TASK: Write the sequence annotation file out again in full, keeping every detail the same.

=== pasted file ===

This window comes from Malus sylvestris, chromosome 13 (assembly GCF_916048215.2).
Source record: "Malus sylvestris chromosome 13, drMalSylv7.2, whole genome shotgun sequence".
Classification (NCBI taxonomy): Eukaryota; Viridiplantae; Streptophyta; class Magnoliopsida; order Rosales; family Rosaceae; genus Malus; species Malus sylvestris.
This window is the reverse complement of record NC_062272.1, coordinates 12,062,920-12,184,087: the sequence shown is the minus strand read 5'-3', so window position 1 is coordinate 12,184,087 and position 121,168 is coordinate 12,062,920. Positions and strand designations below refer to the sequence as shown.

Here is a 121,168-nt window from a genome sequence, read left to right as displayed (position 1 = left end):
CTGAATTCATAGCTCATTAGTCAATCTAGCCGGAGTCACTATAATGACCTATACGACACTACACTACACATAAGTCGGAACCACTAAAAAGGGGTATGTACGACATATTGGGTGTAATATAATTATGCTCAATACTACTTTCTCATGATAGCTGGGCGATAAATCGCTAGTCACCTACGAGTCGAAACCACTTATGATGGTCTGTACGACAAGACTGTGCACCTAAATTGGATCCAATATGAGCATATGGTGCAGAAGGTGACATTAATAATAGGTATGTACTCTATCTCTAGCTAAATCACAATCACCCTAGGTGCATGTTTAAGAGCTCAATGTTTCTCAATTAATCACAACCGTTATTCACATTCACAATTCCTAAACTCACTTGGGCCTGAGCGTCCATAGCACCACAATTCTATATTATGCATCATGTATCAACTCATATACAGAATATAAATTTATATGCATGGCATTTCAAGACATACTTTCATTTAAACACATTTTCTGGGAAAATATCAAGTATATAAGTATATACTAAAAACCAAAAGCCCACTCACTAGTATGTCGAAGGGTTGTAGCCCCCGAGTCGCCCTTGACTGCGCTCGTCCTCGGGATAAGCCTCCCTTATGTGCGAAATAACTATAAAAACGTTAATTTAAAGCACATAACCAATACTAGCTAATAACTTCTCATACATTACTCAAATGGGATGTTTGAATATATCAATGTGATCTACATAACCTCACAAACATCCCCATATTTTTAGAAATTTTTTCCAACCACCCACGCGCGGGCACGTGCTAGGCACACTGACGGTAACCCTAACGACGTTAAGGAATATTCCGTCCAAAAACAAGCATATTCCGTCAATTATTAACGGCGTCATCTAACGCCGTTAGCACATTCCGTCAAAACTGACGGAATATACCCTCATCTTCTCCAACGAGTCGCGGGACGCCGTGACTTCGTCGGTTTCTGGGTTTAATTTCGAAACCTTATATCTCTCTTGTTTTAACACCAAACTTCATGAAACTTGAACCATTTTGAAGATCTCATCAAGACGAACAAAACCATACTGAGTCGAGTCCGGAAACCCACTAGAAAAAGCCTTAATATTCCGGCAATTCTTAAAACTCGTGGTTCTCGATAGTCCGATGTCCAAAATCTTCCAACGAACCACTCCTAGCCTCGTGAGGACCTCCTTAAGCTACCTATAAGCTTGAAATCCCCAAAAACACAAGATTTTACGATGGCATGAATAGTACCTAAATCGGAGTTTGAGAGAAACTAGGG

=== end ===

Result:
This window comes from Malus sylvestris, chromosome 13 (assembly GCF_916048215.2).
Source record: "Malus sylvestris chromosome 13, drMalSylv7.2, whole genome shotgun sequence".
Classification (NCBI taxonomy): Eukaryota; Viridiplantae; Streptophyta; class Magnoliopsida; order Rosales; family Rosaceae; genus Malus; species Malus sylvestris.
This window is the reverse complement of record NC_062272.1, coordinates 12,062,920-12,184,087: the sequence shown is the minus strand read 5'-3', so window position 1 is coordinate 12,184,087 and position 121,168 is coordinate 12,062,920. Positions and strand designations below refer to the sequence as shown.

Here is a 121,168-nt window from a genome sequence, read left to right as displayed (position 1 = left end):
CTGAATTCATAGCTCATTAGTCAATCTAGCCGGAGTCACTATAATGACCTATACGACACTACACTACACATAAGTCGGAACCACTAAAAAGGGGTATGTACGACATATTGGGTGTAATATAATTATGCTCAATACTACTTTCTCATGATAGCTGGGCGATAAATCGCTAGTCACCTACGAGTCGAAACCACTTATGATGGTCTGTACGACAAGACTGTGCACCTAAATTGGATCCAATATGAGCATATGGTGCAGAAGGTGACATTAATAATAGGTATGTACTCTATCTCTAGCTAAATCACAATCACCCTAGGTGCATGTTTAAGAGCTCAATGTTTCTCAATTAATCACAACCGTTATTCACATTCACAATTCCTAAACTCACTTGGGCCTGAGCGTCCATAGCACCACAATTCTATATTATGCATCATGTATCAACTCATATACAGAATATAAATTTATATGCATGGCATTTCAAGACATACTTTCATTTAAACACATTTTCTGGGAAAATATCAAGTATATAAGTATATACTAAAAACCAAAAGCCCACTCACTAGTATGTCGAAGGGTTGTAGCCCCCGAGTCGCCCTTGACTGCGCTCGTCCTCGGGATAAGCCTCCCTTATGTGCGAAATAACTATAAAAACGTTAATTTAAAGCACATAACCAATACTAGCTAATAACTTCTCATACATTACTCAAATGGGATGTTTGAATATATCAATGTGATCTACATAACCTCACAAACATCCCCATATTTTTAGAAATTTTTTCCAACCACCCACGCGCGGGCACGTGCTAGGCACACTGACGGTAACCCTAACGACGTTAAGGAATATTCCGTCCAAAAACAAGCATATTCCGTCAATTATTAACGGCGTCATCTAACGCCGTTAGCACATTCCGTCAAAACTGACGGAATATACCCTCATCTTCTCCAACGAGTCGCGGGACGCCGTGACTTCGTCGGTTTCTGGGTTTAATTTCGAAACCTTATATCTCTCTTGTTTTAACACCAAACTTCATGAAACTTGAACCATTTTGAAGATCTCATCAAGACGAACAAAACCATACTGAGTCGAGTCCGGAAACCCACTAGAAAAAGCCTTAATATTCCGGCAATTCTTAAAACTCGTGGTTCTCGATAGTCCGATGTCCAAAATCTTCCAACGAACCACTCCTAGCCTCGTGAGGACCTCCTTAAGCTACCTATAAGCTTGAAATCCCCAAAAACACAAGATTTTACGATGGCATGAATAGTACCTAAATCGGAGTTTGAGAGAAACTAGGG